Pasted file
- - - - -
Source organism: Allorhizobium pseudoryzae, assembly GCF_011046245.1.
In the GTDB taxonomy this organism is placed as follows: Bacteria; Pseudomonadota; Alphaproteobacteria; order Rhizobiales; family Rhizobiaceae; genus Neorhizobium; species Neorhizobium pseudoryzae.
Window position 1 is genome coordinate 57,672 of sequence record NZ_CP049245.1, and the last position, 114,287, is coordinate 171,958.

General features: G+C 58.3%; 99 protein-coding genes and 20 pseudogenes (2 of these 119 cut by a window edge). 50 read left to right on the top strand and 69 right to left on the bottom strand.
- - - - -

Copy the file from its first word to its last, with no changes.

Source organism: Allorhizobium pseudoryzae, assembly GCF_011046245.1.
In the GTDB taxonomy this organism is placed as follows: Bacteria; Pseudomonadota; Alphaproteobacteria; order Rhizobiales; family Rhizobiaceae; genus Neorhizobium; species Neorhizobium pseudoryzae.
Window position 1 is genome coordinate 57,672 of sequence record NZ_CP049245.1, and the last position, 114,287, is coordinate 171,958.

General features: G+C 58.3%; 99 protein-coding genes and 20 pseudogenes (2 of these 119 cut by a window edge). 50 read left to right on the top strand and 69 right to left on the bottom strand.